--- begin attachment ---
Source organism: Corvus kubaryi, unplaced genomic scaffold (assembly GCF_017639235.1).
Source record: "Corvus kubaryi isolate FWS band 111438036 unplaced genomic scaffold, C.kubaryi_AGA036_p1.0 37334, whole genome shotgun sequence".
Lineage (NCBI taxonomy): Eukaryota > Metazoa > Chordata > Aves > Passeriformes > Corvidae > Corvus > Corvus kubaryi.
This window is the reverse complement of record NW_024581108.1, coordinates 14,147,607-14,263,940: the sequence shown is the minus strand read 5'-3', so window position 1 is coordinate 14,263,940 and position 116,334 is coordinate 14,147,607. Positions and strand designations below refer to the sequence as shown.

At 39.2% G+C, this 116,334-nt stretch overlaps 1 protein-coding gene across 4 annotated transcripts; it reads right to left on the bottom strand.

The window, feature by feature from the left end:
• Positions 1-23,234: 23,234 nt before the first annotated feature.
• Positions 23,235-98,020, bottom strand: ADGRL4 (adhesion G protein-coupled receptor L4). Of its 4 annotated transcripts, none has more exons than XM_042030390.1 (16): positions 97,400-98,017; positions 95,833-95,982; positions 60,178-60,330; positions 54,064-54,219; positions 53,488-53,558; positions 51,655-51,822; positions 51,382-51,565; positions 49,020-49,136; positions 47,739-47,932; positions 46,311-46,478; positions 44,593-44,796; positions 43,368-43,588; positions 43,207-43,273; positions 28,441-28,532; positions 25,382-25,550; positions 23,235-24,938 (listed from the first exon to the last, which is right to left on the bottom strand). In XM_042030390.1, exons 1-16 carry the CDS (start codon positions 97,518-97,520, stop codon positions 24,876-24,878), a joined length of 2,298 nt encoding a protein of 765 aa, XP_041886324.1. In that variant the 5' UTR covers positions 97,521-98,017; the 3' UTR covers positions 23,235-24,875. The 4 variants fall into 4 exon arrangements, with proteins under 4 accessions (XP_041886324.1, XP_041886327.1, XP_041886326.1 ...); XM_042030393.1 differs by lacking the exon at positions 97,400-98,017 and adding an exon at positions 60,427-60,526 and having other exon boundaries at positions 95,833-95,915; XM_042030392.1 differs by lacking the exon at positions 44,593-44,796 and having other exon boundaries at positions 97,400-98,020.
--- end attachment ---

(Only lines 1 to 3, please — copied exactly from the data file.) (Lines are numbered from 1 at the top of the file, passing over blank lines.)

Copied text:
Source organism: Corvus kubaryi, unplaced genomic scaffold (assembly GCF_017639235.1).
Source record: "Corvus kubaryi isolate FWS band 111438036 unplaced genomic scaffold, C.kubaryi_AGA036_p1.0 37334, whole genome shotgun sequence".
Lineage (NCBI taxonomy): Eukaryota > Metazoa > Chordata > Aves > Passeriformes > Corvidae > Corvus > Corvus kubaryi.